Most people associate Hong Kong with photos of grand neon cityscapes, crowded shopping plazas, the harbour, Victoria Peak, the whole “east meets west” melange… what I wanted to share with this photo is the Hong Kong I grew up with. I have a lot of extended family there and we used to visit at least once a year, so I grew up seeing and experiencing a lot of the mundane things – peak hour traffic, meal times, the evening news, construction work, elderly folk practicing tai chi in the local parks… rituals and customs I’ve always taken for granted that I’ve since learned may be completely alien to other cultures.
This shot began as a street photography exercise. I picked the Mong Kok (旺角) area firstly because it was close by, and secondly because I knew that the tightly packed streets would give me an excellent mix of commuters, students, markets and shop owners going about their business. I chose to go in the early morning, around 6.30am, to avoid capturing clichéd tourist photos; but also because I felt that the smog and the cold morning light would reveal a more raw and unfiltered view of Hong Kong, without the usual array of people and neon signs and blackened night skies that hide all of its flaws.
I walked past this little scene while walking along Argyle Street (亞皆老街), somewhere between Sai Yeung Choi Street (西洋菜南街) and Sai Yee Street (洗衣街). Up to that point, I’d been photographing students racing for the bus, people queuing up for newspapers, shop keepers having breakfast, people buying fresh produce… what I was immediately struck by was how personal this moment was. This woman was up at the wee hours of the morning, helping her grandson get ready for school because the child’s parents aren’t there (presumably gone to work or something). It reminds me of how often I’ve had to explain that it’s not uncommon for Chinese families to look after each other like that, whether it’s looking after our parents into old age, or looking after our grandchildren so that the parents can go to work.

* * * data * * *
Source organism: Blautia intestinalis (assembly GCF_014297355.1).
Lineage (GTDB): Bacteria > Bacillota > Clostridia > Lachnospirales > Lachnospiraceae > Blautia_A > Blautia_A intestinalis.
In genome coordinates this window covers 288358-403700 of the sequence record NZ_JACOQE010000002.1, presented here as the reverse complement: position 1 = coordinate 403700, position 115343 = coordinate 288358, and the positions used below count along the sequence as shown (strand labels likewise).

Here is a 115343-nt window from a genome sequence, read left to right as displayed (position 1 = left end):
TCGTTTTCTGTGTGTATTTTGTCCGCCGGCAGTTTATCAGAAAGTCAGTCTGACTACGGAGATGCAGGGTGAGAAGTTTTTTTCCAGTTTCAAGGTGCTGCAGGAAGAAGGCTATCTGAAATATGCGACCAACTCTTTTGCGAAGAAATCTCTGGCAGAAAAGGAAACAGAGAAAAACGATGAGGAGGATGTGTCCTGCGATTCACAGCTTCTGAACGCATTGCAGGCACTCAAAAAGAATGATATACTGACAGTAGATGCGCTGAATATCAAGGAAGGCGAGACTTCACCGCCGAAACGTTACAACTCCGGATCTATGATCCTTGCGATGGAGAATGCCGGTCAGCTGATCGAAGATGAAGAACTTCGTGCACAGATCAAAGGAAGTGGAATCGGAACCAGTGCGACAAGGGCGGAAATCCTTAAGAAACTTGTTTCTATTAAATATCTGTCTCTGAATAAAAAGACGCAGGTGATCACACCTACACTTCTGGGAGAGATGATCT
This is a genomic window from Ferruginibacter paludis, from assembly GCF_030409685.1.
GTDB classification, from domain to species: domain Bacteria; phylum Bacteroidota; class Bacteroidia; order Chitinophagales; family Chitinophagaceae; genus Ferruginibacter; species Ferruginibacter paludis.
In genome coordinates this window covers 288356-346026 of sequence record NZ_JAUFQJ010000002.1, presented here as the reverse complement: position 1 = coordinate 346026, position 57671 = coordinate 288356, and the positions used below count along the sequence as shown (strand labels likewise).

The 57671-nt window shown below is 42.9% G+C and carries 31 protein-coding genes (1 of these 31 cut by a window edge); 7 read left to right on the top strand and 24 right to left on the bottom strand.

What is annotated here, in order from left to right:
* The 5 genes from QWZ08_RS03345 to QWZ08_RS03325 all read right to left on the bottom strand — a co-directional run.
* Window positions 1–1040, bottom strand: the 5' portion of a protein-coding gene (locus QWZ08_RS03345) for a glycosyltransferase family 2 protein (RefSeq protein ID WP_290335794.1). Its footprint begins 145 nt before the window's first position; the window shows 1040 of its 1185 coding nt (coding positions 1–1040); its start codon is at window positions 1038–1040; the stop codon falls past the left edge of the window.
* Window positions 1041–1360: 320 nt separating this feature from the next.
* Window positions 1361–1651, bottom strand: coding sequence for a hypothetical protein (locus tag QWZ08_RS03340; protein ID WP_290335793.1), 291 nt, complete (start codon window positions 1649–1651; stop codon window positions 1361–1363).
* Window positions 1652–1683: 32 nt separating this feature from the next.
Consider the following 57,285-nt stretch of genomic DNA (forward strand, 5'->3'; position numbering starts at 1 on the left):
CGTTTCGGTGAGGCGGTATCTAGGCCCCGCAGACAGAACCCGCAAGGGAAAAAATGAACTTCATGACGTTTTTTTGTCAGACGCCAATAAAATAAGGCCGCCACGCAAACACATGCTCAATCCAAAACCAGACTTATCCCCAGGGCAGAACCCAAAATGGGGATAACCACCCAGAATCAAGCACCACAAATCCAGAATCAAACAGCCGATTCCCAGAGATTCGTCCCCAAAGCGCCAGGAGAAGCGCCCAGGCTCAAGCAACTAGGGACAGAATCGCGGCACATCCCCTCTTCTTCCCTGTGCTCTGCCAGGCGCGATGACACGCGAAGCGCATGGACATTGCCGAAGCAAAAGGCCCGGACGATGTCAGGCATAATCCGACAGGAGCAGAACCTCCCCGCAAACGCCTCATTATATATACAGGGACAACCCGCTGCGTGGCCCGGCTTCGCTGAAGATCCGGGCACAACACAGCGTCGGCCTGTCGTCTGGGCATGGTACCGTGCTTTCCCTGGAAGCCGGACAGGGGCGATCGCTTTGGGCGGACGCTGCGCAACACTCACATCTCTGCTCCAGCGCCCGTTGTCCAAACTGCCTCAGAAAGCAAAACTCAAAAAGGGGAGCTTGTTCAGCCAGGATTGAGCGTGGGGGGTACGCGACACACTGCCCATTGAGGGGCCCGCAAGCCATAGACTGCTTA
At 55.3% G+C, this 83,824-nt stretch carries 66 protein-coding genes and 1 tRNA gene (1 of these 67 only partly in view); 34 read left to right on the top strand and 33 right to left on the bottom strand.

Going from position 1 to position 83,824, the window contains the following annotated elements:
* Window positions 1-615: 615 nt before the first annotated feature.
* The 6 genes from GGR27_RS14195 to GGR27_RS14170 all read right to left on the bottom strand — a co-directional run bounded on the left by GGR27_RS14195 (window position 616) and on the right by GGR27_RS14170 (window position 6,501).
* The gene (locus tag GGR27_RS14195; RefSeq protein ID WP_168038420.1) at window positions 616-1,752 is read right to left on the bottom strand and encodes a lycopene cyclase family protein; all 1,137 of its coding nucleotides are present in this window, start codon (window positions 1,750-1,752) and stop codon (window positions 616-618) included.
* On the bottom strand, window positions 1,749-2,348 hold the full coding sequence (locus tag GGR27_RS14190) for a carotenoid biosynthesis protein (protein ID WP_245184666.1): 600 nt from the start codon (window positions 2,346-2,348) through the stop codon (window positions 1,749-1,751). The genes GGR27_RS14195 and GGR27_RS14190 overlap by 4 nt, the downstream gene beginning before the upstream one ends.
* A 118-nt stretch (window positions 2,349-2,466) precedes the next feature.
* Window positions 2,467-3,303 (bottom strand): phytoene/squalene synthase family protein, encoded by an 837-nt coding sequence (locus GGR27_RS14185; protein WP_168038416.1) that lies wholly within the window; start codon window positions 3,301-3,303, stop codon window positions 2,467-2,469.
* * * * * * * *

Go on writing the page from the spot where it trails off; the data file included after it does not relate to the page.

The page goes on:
Part of me ached wondering if my grandmother would’ve done this for me had she not passed away so young and, in some ways, I could see in this moment my own mother tending to my son.
I had an 85mm f/1.4D lens attached to my Nikon D700, so I was able to kneel and take two quick snaps from where I was across the street without them noticing. Or so I thought. The boy noticed me on the second shot and started tugging at his grandmother’s sleeve and pointing at me, so I promptly got up and left before it got awkward.
Anyway, here’s the shot in its original form. I changed it to black and white to draw more attention to the child and his grandmother, and also because I felt the blues and reds were too distracting.
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